Community comes together in tornado aftermath
The aftermath of the two devastating tornadoes to hit Windsor and LaSalle has brought out the best in local residents.
Strangers have volunteered their time, online and in-person, to help tornado victims clean up debris from their homes and businesses.
Holly Noble grew up on Riberdy Road in Windsor, and she tells CTV News watching the damage left by the tornado “really hits home when it’s in your backyard.”
Noble has a pick-up truck and a brother and friends who have nothing but time right now, to help others in need.
Noble admits she has received several requests from people looking for help in clearing up debris. But she says many people have also come forward, to lend a helping hand.
Noble calls the community effort “heartwarming.”
Many companies have also offered services to help tornado victims get back on their feet as quickly as possible.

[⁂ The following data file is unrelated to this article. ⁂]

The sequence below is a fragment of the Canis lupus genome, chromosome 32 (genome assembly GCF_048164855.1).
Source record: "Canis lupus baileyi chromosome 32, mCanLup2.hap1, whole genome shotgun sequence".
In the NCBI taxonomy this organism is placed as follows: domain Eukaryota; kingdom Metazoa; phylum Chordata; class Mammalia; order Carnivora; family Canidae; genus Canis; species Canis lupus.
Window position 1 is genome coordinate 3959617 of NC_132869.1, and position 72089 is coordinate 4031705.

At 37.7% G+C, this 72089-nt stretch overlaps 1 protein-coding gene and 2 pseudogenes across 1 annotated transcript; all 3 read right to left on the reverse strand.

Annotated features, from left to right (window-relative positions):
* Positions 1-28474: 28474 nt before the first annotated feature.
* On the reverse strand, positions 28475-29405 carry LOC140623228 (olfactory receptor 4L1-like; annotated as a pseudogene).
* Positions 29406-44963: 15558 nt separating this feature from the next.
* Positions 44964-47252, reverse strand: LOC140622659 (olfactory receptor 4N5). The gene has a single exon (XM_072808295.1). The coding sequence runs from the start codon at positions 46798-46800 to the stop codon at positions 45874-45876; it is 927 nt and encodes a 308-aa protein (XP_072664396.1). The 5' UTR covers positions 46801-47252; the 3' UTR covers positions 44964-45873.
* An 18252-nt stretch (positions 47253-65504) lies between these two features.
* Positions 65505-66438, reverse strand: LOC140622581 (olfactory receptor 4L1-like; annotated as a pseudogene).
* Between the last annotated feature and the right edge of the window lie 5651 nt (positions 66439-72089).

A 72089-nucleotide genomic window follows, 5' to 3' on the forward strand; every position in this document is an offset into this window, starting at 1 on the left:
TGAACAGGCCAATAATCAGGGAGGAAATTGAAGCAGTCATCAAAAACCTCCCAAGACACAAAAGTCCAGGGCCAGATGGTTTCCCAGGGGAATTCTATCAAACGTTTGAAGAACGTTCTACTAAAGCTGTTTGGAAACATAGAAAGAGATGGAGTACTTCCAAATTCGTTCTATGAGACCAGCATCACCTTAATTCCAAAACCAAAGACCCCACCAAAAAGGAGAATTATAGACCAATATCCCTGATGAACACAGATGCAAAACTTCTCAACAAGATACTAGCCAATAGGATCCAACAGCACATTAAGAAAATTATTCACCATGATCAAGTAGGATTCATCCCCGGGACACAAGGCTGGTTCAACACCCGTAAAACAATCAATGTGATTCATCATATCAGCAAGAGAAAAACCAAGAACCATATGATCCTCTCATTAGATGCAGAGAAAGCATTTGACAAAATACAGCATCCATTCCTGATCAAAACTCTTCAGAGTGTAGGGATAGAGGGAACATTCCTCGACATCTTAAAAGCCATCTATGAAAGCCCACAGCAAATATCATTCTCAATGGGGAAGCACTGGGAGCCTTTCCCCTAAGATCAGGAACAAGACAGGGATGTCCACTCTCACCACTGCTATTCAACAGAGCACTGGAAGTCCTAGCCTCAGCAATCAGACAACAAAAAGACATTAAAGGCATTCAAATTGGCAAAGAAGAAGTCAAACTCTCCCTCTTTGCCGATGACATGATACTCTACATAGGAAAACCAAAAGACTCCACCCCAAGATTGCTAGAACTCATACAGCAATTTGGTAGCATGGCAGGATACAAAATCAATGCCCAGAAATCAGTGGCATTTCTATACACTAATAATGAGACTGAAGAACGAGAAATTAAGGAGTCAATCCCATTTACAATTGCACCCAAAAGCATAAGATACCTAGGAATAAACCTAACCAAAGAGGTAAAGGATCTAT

Maureen Taylor at Zehr’s in LaSalle says they have handed out nearly 40 cases of water along with food to tornado victims in the Victory Street area.
Taylor tells CTV Windsor “it really tugs at your heart strings and the residents have all come together, helping each other to clean up and regroup.”
Environment Canada says a F1 tornado hit LaSalle, near Victory Street and Front Road around 7:06 p.m. on Wednesday, with peak winds between 135 and 175 km/h. The maximum width of damage was 250 to 300 metres and the length of the track was two kilometres.
A F2 tornado hit Windsor near E-C Row between Walker Road and Central Avenue with peak winds between 200 and 220 km/h. The maximum width of this tornado was 200 metres and the length of the track was eight kilometres.